Regarding the Amer. Rev. there are many topics and subjects that seem in need of a good analysis. As you are well aware the same is true for the CW. A while back you asked your readers about what biographies and what battles needed a book. This raised quite a few valid ideas, similar to some responses here. I agree with almost all of the other readers suggestions. Seems like the Revolution is full of subjects.

    With the CW still being my favorite topic, I do think there are more cavalry subjects that need a look.

    I thought at one time you considered doing a book on some cavalry ops in the Western Theater? I was anxiously awaiting Longacre’s book on the confederat cavalry in the west. Waiting for Drew to give his review on his blog. Seems like there are plenty of subjects there?

    What I would like to see done on the CW would be some biographies of cavalry leaders on both sides. Of course, Stuart, Sheridan, Hampton, etc have pleny of coverage. I’d be more interested in some brigade and divison leaders. I’m sure there are a few that you could think of that merit a biography. This is easy for me to say as I’m just the reader. I don’t have to dig up all the research, write the book and then find the publisher. Maybe yourself or someone else will tackle some of these cavalry leaders at a future date?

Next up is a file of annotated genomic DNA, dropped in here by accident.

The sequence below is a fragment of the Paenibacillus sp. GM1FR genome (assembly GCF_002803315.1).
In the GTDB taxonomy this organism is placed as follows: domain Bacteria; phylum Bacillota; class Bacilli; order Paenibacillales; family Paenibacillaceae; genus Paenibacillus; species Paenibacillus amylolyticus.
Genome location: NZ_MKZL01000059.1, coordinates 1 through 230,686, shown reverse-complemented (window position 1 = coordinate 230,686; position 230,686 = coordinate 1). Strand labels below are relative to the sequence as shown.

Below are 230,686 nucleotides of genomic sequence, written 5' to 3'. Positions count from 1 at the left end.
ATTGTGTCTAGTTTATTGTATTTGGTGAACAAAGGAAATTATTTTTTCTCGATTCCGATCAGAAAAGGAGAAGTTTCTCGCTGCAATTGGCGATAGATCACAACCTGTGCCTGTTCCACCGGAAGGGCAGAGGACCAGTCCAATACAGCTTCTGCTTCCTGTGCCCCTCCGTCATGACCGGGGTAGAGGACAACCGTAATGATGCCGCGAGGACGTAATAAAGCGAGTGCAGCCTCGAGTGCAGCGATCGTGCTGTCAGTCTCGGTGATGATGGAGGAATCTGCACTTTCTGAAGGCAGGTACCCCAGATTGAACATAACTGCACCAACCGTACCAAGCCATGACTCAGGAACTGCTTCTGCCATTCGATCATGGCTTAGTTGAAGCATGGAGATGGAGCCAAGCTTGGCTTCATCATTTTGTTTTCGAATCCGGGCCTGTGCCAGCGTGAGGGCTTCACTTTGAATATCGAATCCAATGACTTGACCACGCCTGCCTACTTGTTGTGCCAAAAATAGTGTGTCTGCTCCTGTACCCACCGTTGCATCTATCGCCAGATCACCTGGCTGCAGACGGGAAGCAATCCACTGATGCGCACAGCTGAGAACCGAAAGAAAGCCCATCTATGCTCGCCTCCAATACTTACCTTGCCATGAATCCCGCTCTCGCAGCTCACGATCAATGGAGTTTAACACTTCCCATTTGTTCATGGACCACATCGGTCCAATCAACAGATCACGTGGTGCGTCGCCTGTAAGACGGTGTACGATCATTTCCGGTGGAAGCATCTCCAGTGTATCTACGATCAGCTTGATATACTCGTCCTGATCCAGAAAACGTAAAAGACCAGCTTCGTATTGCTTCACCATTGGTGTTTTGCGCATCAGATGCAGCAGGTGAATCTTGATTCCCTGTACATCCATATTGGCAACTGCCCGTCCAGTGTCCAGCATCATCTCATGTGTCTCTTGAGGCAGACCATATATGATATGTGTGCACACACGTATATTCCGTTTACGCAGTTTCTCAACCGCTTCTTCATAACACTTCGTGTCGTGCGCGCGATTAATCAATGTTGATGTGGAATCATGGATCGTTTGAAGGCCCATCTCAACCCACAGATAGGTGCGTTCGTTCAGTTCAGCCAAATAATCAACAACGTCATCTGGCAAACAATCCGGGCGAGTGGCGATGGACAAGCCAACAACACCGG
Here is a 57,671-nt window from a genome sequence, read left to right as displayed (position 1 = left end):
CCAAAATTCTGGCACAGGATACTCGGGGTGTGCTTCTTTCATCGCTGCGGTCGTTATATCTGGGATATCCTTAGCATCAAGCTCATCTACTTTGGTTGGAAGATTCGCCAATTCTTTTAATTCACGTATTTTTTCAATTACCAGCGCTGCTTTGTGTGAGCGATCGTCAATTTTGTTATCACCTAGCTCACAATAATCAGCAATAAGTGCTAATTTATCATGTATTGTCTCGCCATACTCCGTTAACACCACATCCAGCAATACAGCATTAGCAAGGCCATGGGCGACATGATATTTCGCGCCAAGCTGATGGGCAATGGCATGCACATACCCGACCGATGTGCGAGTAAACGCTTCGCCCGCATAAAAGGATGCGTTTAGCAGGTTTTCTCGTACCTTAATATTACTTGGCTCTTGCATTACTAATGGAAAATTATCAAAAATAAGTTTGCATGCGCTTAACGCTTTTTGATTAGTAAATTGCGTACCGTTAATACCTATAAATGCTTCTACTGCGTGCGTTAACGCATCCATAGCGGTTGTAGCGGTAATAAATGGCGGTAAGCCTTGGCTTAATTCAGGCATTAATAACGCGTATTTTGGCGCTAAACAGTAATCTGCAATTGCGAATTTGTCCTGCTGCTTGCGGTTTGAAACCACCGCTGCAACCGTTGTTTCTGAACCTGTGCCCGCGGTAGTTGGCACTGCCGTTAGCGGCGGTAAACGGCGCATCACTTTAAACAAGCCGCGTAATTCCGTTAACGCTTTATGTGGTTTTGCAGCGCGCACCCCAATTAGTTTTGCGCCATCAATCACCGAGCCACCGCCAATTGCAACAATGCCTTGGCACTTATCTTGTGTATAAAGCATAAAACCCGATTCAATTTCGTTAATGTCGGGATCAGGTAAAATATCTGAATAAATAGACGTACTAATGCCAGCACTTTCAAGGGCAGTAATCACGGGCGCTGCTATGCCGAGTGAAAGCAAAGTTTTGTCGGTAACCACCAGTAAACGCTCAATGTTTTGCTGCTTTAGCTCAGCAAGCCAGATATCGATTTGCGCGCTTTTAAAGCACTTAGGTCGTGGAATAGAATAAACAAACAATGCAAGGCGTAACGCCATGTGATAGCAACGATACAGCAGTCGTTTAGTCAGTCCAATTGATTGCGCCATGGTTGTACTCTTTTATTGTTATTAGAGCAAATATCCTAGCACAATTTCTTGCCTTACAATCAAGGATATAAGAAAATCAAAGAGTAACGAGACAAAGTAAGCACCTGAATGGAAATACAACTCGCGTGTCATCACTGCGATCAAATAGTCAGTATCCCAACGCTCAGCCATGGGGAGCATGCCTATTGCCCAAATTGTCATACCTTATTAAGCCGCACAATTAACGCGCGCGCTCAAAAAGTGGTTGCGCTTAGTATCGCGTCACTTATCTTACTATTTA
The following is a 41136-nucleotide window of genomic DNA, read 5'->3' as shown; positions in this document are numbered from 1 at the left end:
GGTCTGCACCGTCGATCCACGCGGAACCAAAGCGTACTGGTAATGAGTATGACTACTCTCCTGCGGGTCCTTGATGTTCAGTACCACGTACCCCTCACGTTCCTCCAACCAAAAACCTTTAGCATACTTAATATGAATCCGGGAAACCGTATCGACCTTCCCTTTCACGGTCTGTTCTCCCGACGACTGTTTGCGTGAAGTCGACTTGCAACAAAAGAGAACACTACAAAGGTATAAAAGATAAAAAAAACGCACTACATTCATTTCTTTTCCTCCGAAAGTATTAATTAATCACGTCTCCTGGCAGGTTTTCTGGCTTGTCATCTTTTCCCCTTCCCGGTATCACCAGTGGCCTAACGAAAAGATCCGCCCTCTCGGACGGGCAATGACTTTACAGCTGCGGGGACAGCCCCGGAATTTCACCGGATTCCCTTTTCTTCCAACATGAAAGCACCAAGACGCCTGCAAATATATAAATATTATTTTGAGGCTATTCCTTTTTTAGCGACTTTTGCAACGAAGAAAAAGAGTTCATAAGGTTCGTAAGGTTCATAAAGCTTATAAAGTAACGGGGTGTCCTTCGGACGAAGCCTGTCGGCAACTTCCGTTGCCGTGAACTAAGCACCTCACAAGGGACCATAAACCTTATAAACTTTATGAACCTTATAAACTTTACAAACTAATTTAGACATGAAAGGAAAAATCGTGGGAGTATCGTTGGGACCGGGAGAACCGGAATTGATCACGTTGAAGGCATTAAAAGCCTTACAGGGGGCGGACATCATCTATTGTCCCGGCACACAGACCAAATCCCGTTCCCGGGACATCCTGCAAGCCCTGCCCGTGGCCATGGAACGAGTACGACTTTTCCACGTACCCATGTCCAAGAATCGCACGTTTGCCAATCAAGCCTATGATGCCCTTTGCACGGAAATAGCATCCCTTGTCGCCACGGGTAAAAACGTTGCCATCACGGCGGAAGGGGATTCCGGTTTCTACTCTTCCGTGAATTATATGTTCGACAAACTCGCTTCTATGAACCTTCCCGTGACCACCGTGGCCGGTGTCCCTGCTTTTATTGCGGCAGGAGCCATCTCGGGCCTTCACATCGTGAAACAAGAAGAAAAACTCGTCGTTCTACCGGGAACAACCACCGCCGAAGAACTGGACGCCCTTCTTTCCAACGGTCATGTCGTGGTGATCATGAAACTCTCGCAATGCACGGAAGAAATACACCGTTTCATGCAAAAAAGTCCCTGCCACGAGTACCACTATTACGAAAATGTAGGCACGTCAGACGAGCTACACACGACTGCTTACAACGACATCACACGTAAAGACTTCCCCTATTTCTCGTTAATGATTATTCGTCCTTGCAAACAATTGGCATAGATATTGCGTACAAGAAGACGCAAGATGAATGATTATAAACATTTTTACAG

I’m sure whatever you write about will be first rate. Good luck with your next book, I believe on Yellow Tavern? I wish you the same with Camden. I’ll certainly be getting both.

    Happy Holidays and looking forward to your blog entries.

    Don

  21. Sun 27th Dec 2009 at 1:03 pm

    Eric: A further thought about an alternative to battle studies. There is a glaring absence of modern studies of units/organizations and tactics in the AR. Recently from the British side we have Urban’s “Fusilier” about the 23rd Foot and Springs’ “With Zeal and With Bayonet Only” about British tactics, etc. Those books stand out precisely because they have entered unstudied terrain. There is probably an opening for someone to extend this to something similar in the AR regarding, for example, “cavalry” operations and tactics. Given your deep background in ACW cavalry operations, who better to tackle it?. Of course, the relative dearth of primary sources, the more limited role of cavalry, and the use of hybrid organizations such as “legions” and “dragoons” might make this more challenging but it is sorely needed.

  22. billy
    Mon 28th Dec 2009 at 11:35 am

    The RevWar in the South is my favorite historical subject. Camden (as well as Cowpens and Kings Mountain) are day trips from where I reside. I would love to see a new study of the battle of Camden. From a practical viewpoint, the only caution I would have is that I wonder how many books would sell. The number of persons interested in the American Revolution is very small compared to the CW. I’m just sayin’. Billy